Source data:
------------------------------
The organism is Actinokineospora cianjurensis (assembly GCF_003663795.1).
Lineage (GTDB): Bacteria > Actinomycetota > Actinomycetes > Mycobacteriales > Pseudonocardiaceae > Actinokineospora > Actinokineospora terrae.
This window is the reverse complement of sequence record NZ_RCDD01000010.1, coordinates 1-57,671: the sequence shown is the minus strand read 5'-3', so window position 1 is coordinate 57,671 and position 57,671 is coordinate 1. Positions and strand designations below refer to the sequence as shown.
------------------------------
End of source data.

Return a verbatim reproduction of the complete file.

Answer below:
The organism is Actinokineospora cianjurensis (assembly GCF_003663795.1).
Lineage (GTDB): Bacteria > Actinomycetota > Actinomycetes > Mycobacteriales > Pseudonocardiaceae > Actinokineospora > Actinokineospora terrae.
This window is the reverse complement of sequence record NZ_RCDD01000010.1, coordinates 1-57,671: the sequence shown is the minus strand read 5'-3', so window position 1 is coordinate 57,671 and position 57,671 is coordinate 1. Positions and strand designations below refer to the sequence as shown.